How did you scale that up once you figured out the basics?
For now we use a series of pressure cookers to cook everything, but are planning on flying out a key mezcalero in Michoacan to help us build another pit. Typically the more grain you use in a liquid, the higher the sugar content will be – that’s a pretty common foundation in brewing and whiskey – but the more leaf material I added didn’t increase the sugar at all. We use now about 50 pounds per each fermenter. At around 7-10 pounds per piña, this means we use up to 10 piñas per fermenter since the core is removed along with some other woody pieces. To get about 55 gallons you need about 500 pounds of piñas.
Travis harvests, cooks, and then shreds the pinas in Utopia and delivers them to the distillery. We then steep the leaves for 48 hours and pump out the sugary brown liquid, which is then fermented for about 10 days. Each fermenter results in one ordinario run in our pot still. They don’t yield much. We get a maximum of ten liters of ordinario from each batch.
We did our first spirit run 2-3 weeks ago. It was the culmination of about 20 batch/ordinario runs. All stored in stainless and then blended to 49%. Bottles are here, labels coming soon [Genius has since received the labels and has bottled 13 liters of their first batch]. The distillate starts at 160 proof. We blended this batch down to our final ABV of 49%. That will vary slightly by batch.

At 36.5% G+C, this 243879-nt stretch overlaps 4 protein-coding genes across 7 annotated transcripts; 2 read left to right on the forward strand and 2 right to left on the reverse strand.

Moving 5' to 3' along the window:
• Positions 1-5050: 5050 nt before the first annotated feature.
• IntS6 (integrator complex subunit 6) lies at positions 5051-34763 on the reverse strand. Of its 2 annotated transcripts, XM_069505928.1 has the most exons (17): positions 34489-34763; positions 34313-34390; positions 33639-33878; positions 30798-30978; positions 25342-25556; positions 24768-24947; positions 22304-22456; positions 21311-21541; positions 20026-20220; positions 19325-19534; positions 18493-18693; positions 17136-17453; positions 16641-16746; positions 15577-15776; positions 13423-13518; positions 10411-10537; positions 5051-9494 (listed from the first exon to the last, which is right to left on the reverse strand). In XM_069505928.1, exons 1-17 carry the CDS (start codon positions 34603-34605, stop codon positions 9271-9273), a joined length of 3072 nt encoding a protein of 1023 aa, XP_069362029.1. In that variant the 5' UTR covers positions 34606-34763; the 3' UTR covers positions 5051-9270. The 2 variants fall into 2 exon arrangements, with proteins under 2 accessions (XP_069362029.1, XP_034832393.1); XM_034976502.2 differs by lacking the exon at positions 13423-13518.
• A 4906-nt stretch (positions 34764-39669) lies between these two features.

It’s been non-stop, constant experimentation with failed ferments, different types of yeasts, and various cooking methods. Luckily these plants aren’t really worth anything outside of this purpose so we didn’t lose a lot of money, just time. Currently, these plants are absolutely wild, varying in ages and potentially well over 20 years old. The long term plan is to absolutely regrow the plants. Sotol is great in that the plants will grow back after being harvested. When harvesting, Travis isn’t disrupting the root system, so the plants are already starting to regrow. There’s a massive amount of land, and so far we haven’t even made a dent in what’s growing there.
I talked to many people about sotol production methods to get an understanding of how they ferment and distill. But the point is that we’re playing a different game. These plants are even more hostile to giving up their sugar.
I just want to learn from and pay homage to the the best. I was lucky enough to visit Aquilino’s palenque for a day and ask every possible question because the process and sharing of tradition is very important to me. [Aquilino is the maestro mezcalero who makes many of the Vago mezcals], if this Sotol is made with love like his mezcal then it will definitely work.
What are your tasting notes for your sotol?